How reading J.R.R. Tolkien's story to his 10-year-old daughter unexpectedly stirred this father's soul.
I have a confession to make.
I am just finishing The Hobbit for the first time. And I am almost 45.
Okay, okay. So it’s not scandalous. But to those who consider themselves well-read Catholics, not having read The Hobbit and its three-volume sequel, The Lord of the Rings, is considered perplexing if not irresponsible. After all, they are essential works of the moral imagination.
For years, I have been told how good these books are. In them, tales unfold of an extraordinary quest of unlikely heroes, unimaginable creatures and unexpected twists. Ice-capped mountains and lush valleys, barren hillsides and forbidding forests serve as terrain for a motley crew of unlikely allies who strive and suffer together towards an end much larger than themselves.
And so, earlier this year, my 10-year-old daughter and I decided to embark on reading The Hobbit together nightly as she went to bed.
And it has been extraordinary.
As we walked each night with the diminutive Bilbo Baggins from his cozy home in the Shire to the perilous wide world of Middle Earth, we encountered elves and wizards, trolls and goblins, spiders and orcs. We sensed the constant thrill of the adventure ahead mixed (paradoxically) with the forlorn homesickness for what was left behind. Again and again, we agreed with Bilbo’s skepticism about himself. He is a nimble thief? He is an indispensable member of group of dwarves trekking to reclaim a mountain and its treasure from a hell-spewing dragon? He is a hero? Right. But then, time and again, Bilbo proved he was just a little bit smarter, just a touch braver, just a smidge better than either my daughter or I expected. The little hobbit was growing. And we were growing with him.
But there were no small number of times that I wondered what the devil this hobbit thought he was doing. He had a comfortable home and an easy-going life. His books were well-ordered and his larder was full. His fire was toasty and his room warmly-lit. Why leave it all? Why walk away from the known and predictable for the wild and uncertain? Night after night, just walking with Bilbo into the greater unknown made me pull the comforter a bit tighter and snuggle a bit closer to my daughter.
But, after all, that is what these tales are all about. They remind us of our smallness, but our potential for greatness. They illustrate the peril of living dangerously, but also the risk of not living at all. They re-acquaint us with eternal verities (often considered outmoded) such as duty, loyalty and honor as well as the bright line (forever at risk of being blurred) separating right from wrong and good from evil. They instill in us a devotion to each other and a greater reason for being beyond our own selfish appetites. And they do this all in the form of a parable.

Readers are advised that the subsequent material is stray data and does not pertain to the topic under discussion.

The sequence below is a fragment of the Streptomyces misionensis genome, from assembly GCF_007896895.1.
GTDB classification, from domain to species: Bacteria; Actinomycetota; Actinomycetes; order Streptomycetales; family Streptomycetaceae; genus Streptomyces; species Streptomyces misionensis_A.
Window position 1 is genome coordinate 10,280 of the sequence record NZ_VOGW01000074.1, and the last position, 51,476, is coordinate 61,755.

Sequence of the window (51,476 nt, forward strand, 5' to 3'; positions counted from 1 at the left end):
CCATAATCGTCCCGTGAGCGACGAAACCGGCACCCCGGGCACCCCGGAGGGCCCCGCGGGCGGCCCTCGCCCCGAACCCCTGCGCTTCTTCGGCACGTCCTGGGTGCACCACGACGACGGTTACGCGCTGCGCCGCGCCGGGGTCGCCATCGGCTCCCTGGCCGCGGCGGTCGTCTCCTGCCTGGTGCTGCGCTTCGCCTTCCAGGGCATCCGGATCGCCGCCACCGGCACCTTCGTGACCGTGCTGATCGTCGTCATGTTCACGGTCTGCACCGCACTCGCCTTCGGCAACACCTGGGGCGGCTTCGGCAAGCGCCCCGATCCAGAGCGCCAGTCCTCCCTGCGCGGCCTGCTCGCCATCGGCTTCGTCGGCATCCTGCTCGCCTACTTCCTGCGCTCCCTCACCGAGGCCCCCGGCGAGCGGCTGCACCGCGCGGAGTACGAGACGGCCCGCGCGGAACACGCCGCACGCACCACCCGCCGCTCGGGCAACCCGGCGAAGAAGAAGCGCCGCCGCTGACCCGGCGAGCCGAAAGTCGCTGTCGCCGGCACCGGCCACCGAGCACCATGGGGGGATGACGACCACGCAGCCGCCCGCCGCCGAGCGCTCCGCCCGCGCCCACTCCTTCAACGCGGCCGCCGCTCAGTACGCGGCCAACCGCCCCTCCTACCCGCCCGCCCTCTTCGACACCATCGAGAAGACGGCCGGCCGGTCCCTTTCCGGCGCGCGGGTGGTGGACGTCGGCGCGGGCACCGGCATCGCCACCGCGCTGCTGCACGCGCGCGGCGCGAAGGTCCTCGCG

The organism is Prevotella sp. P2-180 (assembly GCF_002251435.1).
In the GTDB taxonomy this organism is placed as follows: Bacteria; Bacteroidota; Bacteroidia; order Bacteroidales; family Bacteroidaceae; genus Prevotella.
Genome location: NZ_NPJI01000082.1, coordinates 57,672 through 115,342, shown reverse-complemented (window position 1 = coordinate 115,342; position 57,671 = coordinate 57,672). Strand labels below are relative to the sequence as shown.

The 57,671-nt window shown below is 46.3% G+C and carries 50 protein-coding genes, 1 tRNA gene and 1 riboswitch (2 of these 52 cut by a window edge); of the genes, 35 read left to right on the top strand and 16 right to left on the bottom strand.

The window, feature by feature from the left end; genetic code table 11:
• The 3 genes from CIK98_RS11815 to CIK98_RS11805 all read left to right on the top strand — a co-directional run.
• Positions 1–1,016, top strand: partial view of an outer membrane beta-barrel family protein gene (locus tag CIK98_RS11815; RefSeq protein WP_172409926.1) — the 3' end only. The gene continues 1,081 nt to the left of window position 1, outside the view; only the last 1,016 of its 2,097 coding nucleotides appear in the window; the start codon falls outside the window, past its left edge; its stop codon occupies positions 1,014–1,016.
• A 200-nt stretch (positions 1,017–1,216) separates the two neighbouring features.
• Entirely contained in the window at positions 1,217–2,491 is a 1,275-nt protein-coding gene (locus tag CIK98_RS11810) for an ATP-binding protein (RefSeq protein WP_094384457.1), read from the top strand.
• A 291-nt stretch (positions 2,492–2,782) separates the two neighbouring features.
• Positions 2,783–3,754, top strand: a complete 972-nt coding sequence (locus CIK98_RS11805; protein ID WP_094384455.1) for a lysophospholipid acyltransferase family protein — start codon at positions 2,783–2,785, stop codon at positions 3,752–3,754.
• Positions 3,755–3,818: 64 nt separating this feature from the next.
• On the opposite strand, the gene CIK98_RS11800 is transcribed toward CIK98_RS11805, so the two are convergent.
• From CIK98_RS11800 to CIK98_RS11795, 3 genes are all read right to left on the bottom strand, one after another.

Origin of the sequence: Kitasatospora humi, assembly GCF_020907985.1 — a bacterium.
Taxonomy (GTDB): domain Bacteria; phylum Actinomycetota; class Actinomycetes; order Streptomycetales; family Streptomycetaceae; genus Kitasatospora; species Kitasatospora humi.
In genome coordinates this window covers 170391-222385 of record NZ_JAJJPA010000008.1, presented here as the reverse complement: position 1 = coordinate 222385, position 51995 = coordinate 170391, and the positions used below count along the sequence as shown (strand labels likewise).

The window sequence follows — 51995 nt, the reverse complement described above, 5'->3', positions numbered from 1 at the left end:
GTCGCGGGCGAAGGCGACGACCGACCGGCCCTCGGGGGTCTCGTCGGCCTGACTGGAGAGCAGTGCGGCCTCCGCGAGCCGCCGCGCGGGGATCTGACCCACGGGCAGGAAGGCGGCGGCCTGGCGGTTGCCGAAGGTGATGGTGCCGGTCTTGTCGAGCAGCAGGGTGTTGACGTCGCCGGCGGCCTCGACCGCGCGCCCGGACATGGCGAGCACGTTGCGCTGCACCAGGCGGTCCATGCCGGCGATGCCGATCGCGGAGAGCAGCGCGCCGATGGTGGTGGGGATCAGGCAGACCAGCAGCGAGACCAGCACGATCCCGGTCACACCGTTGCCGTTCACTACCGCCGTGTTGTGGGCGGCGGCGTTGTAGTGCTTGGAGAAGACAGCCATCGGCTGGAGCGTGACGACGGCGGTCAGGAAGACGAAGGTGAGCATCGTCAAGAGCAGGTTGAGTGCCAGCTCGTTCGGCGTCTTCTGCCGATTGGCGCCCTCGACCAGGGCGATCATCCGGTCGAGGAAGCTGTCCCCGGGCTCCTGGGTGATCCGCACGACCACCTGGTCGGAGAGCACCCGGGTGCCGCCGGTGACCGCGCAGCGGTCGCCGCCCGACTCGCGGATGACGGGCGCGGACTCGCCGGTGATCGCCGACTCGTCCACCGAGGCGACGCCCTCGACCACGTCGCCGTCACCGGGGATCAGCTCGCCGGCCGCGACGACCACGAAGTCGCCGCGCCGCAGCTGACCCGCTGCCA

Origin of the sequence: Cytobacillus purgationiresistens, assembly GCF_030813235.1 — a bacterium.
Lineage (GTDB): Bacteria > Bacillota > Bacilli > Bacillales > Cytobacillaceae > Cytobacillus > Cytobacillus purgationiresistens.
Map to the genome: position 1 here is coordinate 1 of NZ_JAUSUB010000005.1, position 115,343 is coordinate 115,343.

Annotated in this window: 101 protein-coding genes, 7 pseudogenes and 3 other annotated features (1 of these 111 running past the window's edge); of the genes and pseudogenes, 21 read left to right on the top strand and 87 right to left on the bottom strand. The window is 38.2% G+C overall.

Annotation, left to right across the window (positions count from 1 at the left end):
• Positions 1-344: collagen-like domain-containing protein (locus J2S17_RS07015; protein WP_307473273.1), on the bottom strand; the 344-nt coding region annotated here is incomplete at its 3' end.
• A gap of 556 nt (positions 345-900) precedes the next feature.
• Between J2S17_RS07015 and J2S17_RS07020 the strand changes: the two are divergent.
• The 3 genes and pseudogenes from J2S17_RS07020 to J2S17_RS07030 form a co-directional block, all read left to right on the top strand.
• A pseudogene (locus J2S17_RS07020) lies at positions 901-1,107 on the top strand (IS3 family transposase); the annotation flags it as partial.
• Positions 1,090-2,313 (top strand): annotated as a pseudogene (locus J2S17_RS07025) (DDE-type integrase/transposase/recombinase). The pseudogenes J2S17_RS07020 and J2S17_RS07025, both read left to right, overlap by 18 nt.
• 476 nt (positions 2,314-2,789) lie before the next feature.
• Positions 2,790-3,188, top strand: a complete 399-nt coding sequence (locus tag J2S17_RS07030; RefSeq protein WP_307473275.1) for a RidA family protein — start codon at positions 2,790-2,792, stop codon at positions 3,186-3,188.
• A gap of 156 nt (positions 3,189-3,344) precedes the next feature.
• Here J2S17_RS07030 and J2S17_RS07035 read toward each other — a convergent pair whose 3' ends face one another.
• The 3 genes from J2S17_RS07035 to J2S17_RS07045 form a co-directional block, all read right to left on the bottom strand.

The great southern Catholic novelist Flannery O’Connor once observed,
“I tell a story because a statement would be inadequate.”
Quite right. In a world deaf to platitudes, J.R.R. Tolkien decided to shout with hideous orcs, an incinerating dragon and an intoxicating ring. But the tale isn’t a tale for the sake of telling a tale. Allegories are allegories for a reason. They speak to sins and virtues, temptations succumbed to and temptations resisted, damnation averted and grace received. As G.K. Chesterton once noted,
Fairy tales do not give the child the idea of the evil or the ugly; that is in the child already, because it is in the world already. Fairy tales do not give the child his first idea of bogey. What fairy tales give the child is his first clear idea of the possible defeat of bogey. The baby has known the dragon intimately ever since he had an imagination. What the fairy tale provides for him is a St. George to kill the dragon.
We must remember: The dragon can be killed. The ring can be destroyed. You can endure suffering. You can return home.
Chesterton reminds us,
At the back of our brains, so to speak, there was a forgotten blaze or burst of astonishment at our own existence … The object of the artistic and spiritual life was to dig for this submerged sunrise or wonder; so that a man sitting in a chair might suddenly understand that he was actually alive, and be happy.
As I was lying there reading The Hobbit to my 10-year-old daughter, I smiled and once again understood.
I am alive.
And I am happy.
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